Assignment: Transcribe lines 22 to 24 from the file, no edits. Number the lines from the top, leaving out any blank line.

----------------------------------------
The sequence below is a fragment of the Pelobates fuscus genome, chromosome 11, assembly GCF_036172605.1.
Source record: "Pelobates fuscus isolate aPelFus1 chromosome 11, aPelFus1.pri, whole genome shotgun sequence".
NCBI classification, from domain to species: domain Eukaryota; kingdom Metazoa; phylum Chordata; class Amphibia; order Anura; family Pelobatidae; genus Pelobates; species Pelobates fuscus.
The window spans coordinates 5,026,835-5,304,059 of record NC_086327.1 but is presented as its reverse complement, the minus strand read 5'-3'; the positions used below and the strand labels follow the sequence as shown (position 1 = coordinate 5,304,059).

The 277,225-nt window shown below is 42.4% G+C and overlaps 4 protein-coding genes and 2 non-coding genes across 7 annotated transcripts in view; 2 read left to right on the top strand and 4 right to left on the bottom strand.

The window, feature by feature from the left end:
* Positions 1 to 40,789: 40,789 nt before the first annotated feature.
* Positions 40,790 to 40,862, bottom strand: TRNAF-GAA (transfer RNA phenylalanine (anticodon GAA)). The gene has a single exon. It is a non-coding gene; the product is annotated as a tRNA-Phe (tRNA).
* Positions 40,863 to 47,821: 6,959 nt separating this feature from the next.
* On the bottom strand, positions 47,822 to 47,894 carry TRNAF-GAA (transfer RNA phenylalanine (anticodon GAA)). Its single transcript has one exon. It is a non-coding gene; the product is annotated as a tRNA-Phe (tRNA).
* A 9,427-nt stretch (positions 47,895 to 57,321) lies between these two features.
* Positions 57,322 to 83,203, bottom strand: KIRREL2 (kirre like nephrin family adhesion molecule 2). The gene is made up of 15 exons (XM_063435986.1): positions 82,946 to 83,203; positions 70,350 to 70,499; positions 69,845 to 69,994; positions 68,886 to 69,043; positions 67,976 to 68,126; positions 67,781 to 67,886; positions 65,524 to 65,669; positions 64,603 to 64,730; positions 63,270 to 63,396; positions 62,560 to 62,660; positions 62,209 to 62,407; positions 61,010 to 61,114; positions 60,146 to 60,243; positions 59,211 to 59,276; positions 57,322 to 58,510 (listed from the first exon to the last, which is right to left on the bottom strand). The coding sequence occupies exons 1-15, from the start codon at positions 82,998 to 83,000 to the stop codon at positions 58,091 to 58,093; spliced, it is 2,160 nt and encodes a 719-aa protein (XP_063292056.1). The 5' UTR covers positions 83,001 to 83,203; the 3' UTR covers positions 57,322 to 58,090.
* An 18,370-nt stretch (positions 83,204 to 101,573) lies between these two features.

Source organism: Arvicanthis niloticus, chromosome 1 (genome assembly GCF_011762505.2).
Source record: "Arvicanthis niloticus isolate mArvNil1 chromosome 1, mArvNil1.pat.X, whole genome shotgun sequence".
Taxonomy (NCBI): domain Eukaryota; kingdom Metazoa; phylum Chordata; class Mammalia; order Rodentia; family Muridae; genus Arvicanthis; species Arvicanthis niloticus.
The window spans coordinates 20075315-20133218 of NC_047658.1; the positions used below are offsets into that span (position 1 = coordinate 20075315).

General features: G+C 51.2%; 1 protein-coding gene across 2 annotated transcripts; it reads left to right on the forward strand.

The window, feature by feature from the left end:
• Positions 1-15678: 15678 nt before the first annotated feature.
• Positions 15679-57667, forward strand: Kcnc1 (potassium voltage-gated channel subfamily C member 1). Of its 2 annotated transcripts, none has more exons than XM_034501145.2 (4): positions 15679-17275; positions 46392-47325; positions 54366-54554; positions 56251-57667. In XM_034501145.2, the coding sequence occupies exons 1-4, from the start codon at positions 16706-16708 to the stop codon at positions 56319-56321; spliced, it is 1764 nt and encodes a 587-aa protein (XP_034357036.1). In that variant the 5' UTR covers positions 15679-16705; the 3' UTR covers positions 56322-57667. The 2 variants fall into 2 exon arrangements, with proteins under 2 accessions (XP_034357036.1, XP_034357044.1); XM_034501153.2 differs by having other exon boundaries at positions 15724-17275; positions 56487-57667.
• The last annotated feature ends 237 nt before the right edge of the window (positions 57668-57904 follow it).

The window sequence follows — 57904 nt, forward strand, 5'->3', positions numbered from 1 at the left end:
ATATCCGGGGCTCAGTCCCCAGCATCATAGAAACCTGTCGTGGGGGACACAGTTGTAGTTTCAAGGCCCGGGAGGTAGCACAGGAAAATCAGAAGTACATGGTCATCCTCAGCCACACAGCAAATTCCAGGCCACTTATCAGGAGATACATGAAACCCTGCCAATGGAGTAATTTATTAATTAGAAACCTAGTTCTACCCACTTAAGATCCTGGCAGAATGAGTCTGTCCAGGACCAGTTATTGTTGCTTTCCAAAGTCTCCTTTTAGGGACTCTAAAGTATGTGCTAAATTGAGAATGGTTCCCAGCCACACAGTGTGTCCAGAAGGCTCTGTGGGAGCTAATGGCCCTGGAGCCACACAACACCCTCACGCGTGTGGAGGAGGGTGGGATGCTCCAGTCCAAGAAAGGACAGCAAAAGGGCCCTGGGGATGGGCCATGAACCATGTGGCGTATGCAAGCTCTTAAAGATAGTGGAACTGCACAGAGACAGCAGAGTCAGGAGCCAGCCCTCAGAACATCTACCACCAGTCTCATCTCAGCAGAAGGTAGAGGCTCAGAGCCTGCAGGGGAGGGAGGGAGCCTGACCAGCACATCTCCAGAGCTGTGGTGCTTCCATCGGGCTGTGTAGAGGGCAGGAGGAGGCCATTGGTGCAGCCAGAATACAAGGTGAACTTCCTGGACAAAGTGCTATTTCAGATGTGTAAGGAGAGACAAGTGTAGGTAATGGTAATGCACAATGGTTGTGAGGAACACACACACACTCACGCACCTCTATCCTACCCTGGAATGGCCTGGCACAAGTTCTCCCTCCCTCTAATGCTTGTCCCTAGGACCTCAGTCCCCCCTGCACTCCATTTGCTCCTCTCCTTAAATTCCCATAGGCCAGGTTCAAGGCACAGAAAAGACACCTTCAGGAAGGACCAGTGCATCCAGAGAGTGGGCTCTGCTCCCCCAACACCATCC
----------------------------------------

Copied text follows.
• The last annotated feature ends 237 nt before the right edge of the window (positions 57668-57904 follow it).

The window sequence follows — 57904 nt, forward strand, 5'->3', positions numbered from 1 at the left end:
ATATCCGGGGCTCAGTCCCCAGCATCATAGAAACCTGTCGTGGGGGACACAGTTGTAGTTTCAAGGCCCGGGAGGTAGCACAGGAAAATCAGAAGTACATGGTCATCCTCAGCCACACAGCAAATTCCAGGCCACTTATCAGGAGATACATGAAACCCTGCCAATGGAGTAATTTATTAATTAGAAACCTAGTTCTACCCACTTAAGATCCTGGCAGAATGAGTCTGTCCAGGACCAGTTATTGTTGCTTTCCAAAGTCTCCTTTTAGGGACTCTAAAGTATGTGCTAAATTGAGAATGGTTCCCAGCCACACAGTGTGTCCAGAAGGCTCTGTGGGAGCTAATGGCCCTGGAGCCACACAACACCCTCACGCGTGTGGAGGAGGGTGGGATGCTCCAGTCCAAGAAAGGACAGCAAAAGGGCCCTGGGGATGGGCCATGAACCATGTGGCGTATGCAAGCTCTTAAAGATAGTGGAACTGCACAGAGACAGCAGAGTCAGGAGCCAGCCCTCAGAACATCTACCACCAGTCTCATCTCAGCAGAAGGTAGAGGCTCAGAGCCTGCAGGGGAGGGAGGGAGCCTGACCAGCACATCTCCAGAGCTGTGGTGCTTCCATCGGGCTGTGTAGAGGGCAGGAGGAGGCCATTGGTGCAGCCAGAATACAAGGTGAACTTCCTGGACAAAGTGCTATTTCAGATGTGTAAGGAGAGACAAGTGTAGGTAATGGTAATGCACAATGGTTGTGAGGAACACACACACACTCACGCACCTCTATCCTACCCTGGAATGGCCTGGCACAAGTTCTCCCTCCCTCTAATGCTTGTCCCTAGGACCTCAGTCCCCCCTGCACTCCATTTGCTCCTCTCCTTAAATTCCCATAGGCCAGGTTCAAGGCACAGAAAAGACACCTTCAGGAAGGACCAGTGCATCCAGAGAGTGGGCTCTGCTCCCCCAACACCATCC